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Prized Captives

An elephant jam. It’s not an uncommon sight on the streets of Bangkok, Thailand, where Asian elephants are known to walk the streets, sometimes snarling traffic with their lumbering bulk. Drivers may curse and horns honk, but the elephant will not be hurried.

This week, NATURE takes a close look at The Urban Elephant, traveling from Bangkok’s crowded streets to the quiet forested hills of Tennessee to examine the close and often complicated relationships people have forged with these giant creatures. It tells the bittersweet stories of a few of the thousands of Asian elephants that live out their lives in captivity; in circuses, zoos, farms, and isolated forest logging camps.

Elephants on city streets are a familiar sight in Bangkok.

Researchers believe that less than 40,000 endangered Asian elephants still survive in the wild, down from 1.5 million to 2 million in 1970. But there are thousands more Asian elephants living in captivity, since the animal has long been viewed as a prized captive. It is, for instance,a valued beast of burden in India and across Southeast Asia. For thousands of years, elephants have pulled plows, carried cargo, hauled lumber from forests, and ferried passengers across shallow rivers. Guided by expert elephant riders called “mahouts,” many Asians consider elephants to be the smart, rugged alternative to modern machines.

But not all Asian elephants still live in their homelands. As early as 1796, resourceful traders began shipping the animals to Europe and North America, where they became celebrated curiosities. By the 19th century, Asian elephants were a staple of zoos and traveling circuses. Again, the animals’ intelligence and staying power proved prized; circus trainers, for instance, could train a young elephant to perform amazingly agile moves, knowing it might be able to occupy the spotlight for much of its 60-year life span. Some of the circus elephants featured on NATURE’s The Urban Elephant, for instance, have been performing since the late 1940s.

But some former circus trainers believe performing elephants deserve a different life. As The Urban Elephant¬†shows, they have set up sanctuaries — such as The Elephant Sanctuary in Tennessee — where the one-time big-top stars can retire and live quietly alongside others of their kind.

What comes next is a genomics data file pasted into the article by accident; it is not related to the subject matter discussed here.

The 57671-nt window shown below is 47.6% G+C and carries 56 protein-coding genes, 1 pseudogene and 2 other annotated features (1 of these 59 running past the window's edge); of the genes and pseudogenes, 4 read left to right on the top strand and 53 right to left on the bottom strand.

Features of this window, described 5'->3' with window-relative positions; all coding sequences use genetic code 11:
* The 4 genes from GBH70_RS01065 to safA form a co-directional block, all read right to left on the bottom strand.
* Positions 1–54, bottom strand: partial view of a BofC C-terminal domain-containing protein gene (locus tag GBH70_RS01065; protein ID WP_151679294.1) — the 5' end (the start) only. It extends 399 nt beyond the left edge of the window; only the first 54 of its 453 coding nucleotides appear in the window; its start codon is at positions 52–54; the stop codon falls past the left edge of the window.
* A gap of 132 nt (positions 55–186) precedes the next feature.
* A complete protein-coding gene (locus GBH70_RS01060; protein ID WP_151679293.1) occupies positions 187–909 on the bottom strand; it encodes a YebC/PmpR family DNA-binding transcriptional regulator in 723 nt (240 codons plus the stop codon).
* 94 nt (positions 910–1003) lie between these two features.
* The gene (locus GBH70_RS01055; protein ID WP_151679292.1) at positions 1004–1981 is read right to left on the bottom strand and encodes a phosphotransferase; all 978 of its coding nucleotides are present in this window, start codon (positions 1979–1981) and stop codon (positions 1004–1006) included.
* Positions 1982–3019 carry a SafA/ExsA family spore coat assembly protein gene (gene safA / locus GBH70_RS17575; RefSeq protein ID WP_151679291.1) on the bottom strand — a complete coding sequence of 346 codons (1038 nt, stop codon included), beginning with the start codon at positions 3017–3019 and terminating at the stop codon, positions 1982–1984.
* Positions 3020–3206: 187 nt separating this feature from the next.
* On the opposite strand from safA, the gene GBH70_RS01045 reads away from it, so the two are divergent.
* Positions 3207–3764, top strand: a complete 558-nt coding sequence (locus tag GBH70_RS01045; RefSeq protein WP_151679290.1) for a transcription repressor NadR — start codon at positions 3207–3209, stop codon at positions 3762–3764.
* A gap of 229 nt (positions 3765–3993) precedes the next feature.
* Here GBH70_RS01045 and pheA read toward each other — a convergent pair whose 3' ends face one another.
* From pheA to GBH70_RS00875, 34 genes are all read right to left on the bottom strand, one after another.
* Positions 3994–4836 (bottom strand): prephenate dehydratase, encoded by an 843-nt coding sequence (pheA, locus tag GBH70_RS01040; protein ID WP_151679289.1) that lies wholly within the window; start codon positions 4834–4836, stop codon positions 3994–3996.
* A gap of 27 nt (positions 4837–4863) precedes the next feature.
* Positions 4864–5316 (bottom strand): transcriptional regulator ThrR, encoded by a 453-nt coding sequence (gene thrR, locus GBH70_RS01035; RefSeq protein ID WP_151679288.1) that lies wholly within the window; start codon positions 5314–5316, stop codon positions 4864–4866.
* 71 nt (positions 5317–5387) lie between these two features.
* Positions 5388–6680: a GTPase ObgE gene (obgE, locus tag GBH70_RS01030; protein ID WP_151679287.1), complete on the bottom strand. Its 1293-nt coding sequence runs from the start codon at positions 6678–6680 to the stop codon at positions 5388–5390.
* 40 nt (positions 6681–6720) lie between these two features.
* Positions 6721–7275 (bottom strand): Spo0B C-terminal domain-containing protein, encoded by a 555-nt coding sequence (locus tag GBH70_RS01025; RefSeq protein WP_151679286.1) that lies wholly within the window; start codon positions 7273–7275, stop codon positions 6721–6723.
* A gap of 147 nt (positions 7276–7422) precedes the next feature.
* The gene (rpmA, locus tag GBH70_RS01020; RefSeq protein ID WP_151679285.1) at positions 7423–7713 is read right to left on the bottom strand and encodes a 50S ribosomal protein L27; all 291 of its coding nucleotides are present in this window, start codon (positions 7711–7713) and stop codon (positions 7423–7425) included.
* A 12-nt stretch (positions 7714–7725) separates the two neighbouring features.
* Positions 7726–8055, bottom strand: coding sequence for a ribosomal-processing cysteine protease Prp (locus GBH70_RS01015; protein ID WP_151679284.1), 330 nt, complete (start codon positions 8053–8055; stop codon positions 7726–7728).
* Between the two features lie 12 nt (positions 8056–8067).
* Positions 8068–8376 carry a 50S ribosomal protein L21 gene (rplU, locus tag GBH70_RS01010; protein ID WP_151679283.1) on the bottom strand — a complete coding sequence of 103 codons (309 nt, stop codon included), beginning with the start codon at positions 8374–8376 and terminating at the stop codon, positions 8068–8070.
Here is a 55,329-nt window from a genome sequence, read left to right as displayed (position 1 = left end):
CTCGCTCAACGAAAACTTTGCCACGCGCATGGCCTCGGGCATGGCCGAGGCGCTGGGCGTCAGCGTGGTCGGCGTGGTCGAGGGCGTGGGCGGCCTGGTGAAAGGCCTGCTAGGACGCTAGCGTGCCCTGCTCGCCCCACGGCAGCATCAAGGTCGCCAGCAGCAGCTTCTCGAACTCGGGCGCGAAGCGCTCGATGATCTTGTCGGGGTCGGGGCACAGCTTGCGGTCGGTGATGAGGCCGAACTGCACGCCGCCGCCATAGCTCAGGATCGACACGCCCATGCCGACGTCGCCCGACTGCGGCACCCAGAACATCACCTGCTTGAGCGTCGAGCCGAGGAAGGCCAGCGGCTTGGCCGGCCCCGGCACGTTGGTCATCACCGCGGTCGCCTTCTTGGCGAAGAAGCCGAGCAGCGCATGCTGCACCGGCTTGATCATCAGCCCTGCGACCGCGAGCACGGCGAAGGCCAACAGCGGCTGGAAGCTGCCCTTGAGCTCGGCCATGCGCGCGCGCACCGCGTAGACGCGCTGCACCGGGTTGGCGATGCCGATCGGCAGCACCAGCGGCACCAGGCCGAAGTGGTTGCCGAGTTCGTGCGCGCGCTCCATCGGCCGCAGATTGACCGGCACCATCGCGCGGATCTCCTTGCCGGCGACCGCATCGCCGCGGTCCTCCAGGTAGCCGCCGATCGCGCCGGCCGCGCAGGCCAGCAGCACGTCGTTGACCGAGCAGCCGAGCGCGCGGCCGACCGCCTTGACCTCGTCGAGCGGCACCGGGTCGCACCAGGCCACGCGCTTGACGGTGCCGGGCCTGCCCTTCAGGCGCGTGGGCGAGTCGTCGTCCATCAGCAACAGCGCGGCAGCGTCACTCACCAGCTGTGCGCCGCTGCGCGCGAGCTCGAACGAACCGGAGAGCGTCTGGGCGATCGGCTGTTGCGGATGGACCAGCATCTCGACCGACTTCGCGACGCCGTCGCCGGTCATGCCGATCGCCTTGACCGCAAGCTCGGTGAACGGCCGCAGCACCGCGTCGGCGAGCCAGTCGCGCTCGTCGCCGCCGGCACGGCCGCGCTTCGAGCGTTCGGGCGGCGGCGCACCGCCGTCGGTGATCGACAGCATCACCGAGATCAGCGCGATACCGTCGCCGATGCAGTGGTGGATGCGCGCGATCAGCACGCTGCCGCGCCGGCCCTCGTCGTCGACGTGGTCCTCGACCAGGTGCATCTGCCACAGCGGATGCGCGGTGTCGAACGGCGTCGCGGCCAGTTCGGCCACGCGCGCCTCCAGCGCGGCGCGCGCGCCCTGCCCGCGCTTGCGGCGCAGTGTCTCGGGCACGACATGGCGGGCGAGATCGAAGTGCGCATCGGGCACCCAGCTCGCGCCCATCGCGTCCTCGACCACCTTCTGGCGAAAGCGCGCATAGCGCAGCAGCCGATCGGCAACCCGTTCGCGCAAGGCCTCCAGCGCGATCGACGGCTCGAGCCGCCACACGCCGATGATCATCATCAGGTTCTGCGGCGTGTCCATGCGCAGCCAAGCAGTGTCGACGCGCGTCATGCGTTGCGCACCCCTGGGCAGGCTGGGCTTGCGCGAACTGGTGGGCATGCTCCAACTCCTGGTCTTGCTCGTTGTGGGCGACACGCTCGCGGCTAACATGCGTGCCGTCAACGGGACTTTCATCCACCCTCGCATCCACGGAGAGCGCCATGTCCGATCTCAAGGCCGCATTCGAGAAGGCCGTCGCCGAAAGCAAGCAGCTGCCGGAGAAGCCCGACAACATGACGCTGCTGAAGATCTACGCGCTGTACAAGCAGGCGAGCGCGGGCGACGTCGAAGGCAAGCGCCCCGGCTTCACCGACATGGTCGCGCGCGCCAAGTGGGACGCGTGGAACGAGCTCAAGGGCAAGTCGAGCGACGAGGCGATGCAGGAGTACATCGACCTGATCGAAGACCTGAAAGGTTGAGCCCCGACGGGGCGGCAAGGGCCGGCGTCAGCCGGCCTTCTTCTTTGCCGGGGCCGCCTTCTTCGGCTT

Similarly, in Sri Lanka, conservationists are working to create better lives for that nation’s elephants. In addition to working to protect wild habitat, they have created the Pinnawala Orphanage, featured on The Urban Elephant. It was founded in 1975 to take care of the many baby elephants found orphaned in the forest after their mothers died, or who were captured or killed. It also takes in captive elephants that have been mistreated by their owners, or wild elephants that have run afoul of expanding human communities, outcast because they have trampled crops or attacked farmers.

In Canada and the United States, however, zoo officials face a different problem: a shortage of baby elephants. Because Asian elephants do not easily breed in zoos, captive populations have been dwindling.

If nothing changes, the population will be gone within 50 years, experts estimate. So, with most zoos unwilling to obtain or barred from capturing new animals from the wild, they are taking increasingly sophisticated steps to maintain their herds. At the National Zoo in Washington, D.C., for instance, researchers have successfully pioneered the use of artificial means to impregnate their female elephants. Soon, “test tube” elephants could become routine, and even help restock animals into the wild.

That day is still far off. Meanwhile, at Canada’s African Lion Safari, caretakers have had remarkable success getting their group of 11 Asian elephants, which includes 3 males, to breed without special assistance. Since 1985, the animal park has welcomed 7 baby Asian elephants. That record is especially impressive because each pregnancy lasts nearly two years, meaning that growing a herd is a slow and arduous task. But elephant program director Charlie Gray says the waiting is worth it, since the breeding program is improving our understanding of elephants. Working with researchers at the University of Guelph, for instance, African Lion Safari has helped develop tests that can pinpoint when a female elephant is ready to breed.

Understanding such intimate details may eventually help people live in harmony with the endangered Asian elephant. As NATURE’s The Urban Elephant¬†shows, these remarkable animals long ago learned to adapt to the sometimes cruel demands of people. Now, perhaps, we can return the favor by helping these proud animals reclaim their wild heritage.



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